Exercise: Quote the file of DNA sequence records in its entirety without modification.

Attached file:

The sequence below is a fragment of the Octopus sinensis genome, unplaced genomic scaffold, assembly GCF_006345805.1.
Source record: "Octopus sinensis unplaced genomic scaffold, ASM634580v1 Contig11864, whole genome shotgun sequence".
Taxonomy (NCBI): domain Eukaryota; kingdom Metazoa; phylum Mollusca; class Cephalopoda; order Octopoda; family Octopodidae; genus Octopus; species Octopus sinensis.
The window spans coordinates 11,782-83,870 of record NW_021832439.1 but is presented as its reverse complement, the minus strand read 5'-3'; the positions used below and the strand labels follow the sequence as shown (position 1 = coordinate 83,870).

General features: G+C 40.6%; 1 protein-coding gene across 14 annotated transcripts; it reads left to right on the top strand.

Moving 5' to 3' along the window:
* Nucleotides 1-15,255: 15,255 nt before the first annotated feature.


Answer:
The sequence below is a fragment of the Octopus sinensis genome, unplaced genomic scaffold, assembly GCF_006345805.1.
Source record: "Octopus sinensis unplaced genomic scaffold, ASM634580v1 Contig11864, whole genome shotgun sequence".
Taxonomy (NCBI): domain Eukaryota; kingdom Metazoa; phylum Mollusca; class Cephalopoda; order Octopoda; family Octopodidae; genus Octopus; species Octopus sinensis.
The window spans coordinates 11,782-83,870 of record NW_021832439.1 but is presented as its reverse complement, the minus strand read 5'-3'; the positions used below and the strand labels follow the sequence as shown (position 1 = coordinate 83,870).

General features: G+C 40.6%; 1 protein-coding gene across 14 annotated transcripts; it reads left to right on the top strand.

Moving 5' to 3' along the window:
* Nucleotides 1-15,255: 15,255 nt before the first annotated feature.